For some people who think that earning more money equates to a “happier” life, I found this article by Cito Beltran particularly interesting. I am reposting it here because Philstar does a crappy job at archiving their past articles.
The article is quite long so you have been warned. 🙂
CTALK By Cito Beltran
The Philippine Star 02/09/2007
Having opted to live a less stressful lifestyle away from the limelight or the Rat Race, it’s but normal for people who made the choice, to sometimes wonder if they did the right thing.
They experience pangs of guilt about being under employed, less productive and certainly reduced in their income potential. While everyone else is BUSY making a LIVING, you ask yourself if it’s a mature thing to be at home or semi-retired at the farm.
Are you wasting all your God-given talents raising kids, growing your own food, or simply living on very little money and simple needs? Shouldn’t you be involved in today’s politics, today’s technology? And are your friends right about saying “Sayang Ka”?
Last month, a friend called me about an opening in a major corporation that was paying P300,000 a month, all the perks, and even a brand new Volvo. My friend asked me how I would react if the job was offered to me since I was very qualified.
It took me all of 5 seconds to tell her I wouldn’t accept it.
To begin with P100,000 would certainly end up with the government as taxes. That would leave me with only P200,000.
To earn that, I would have to be at work by eight everyday, instead of coming up with imaginative tricks to wake up my daughter like placing her puppy in her bed, or simply standing over her watching this angelic child in her field of dreams.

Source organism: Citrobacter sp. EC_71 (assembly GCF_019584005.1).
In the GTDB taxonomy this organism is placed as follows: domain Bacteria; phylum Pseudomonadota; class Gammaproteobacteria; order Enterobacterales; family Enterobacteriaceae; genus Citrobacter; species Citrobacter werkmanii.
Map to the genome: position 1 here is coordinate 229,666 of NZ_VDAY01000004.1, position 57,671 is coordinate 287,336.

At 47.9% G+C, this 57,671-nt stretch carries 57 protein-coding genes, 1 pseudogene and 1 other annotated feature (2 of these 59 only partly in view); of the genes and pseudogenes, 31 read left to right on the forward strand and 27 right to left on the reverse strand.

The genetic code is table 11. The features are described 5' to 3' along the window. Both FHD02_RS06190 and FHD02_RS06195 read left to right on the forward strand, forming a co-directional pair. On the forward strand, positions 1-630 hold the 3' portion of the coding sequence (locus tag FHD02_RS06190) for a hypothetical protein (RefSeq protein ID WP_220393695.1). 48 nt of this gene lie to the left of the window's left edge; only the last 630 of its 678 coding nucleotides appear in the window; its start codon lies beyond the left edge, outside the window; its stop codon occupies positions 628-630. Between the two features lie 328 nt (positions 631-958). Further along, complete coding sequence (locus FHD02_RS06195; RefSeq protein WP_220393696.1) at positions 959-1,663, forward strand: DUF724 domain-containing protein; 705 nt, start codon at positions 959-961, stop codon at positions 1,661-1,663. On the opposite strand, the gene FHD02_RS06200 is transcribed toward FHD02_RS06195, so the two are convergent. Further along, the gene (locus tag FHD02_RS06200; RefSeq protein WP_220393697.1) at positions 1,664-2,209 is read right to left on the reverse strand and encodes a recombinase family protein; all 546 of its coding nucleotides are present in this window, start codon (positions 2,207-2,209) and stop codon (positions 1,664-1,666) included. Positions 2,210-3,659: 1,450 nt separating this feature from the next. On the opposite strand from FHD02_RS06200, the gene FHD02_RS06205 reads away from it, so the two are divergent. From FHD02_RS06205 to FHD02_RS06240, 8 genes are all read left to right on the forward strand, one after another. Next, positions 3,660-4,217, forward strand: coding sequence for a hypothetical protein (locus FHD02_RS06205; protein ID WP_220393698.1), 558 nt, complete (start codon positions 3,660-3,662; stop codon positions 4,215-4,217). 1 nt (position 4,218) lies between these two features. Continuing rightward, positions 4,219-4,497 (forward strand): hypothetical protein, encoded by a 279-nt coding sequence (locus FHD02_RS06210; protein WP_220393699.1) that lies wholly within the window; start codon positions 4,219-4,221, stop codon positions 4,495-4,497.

I would have to eat breakfast by six, leave the house by 6:30. That means no more breakfast conversations with my wife and certainly an end to our morning prayers not just for us but for family and friends.
In the absence of maintenance you can enter about P10,000 as your average monthly repair bill for labor and materials. So now, you discover you’re only earning P150,000 a month.
Instead of being in a HOME I own, I will have to try to be “at home” in an office where I will be spending more of my “awake time”. This finally solves the puzzle; why do we always fill our offices with personal stuff which we will have to take home in a box when we retire, resign or get fired?
From having my independence and personal views, I would then have a real live flesh and bones Boss (because of what I thought was P200,000 a month salary) can tell me how to jump! Someone who’s seniority or proprietary rights automatically makes him right even if he’s stupid.
Because you now have to spend most of the time at the office or behind a desk, you can’t do your regular walk in the park or jog around the village which is also your bonding time with your spouse, your kids, or your dogs. You either join a gym or get a personal trainer.
When you total fees, travel, and outfits, your monthly fitness bill would be around P5,000 which means your net pay just went down to P145,000 a month or less than half the original offered salary.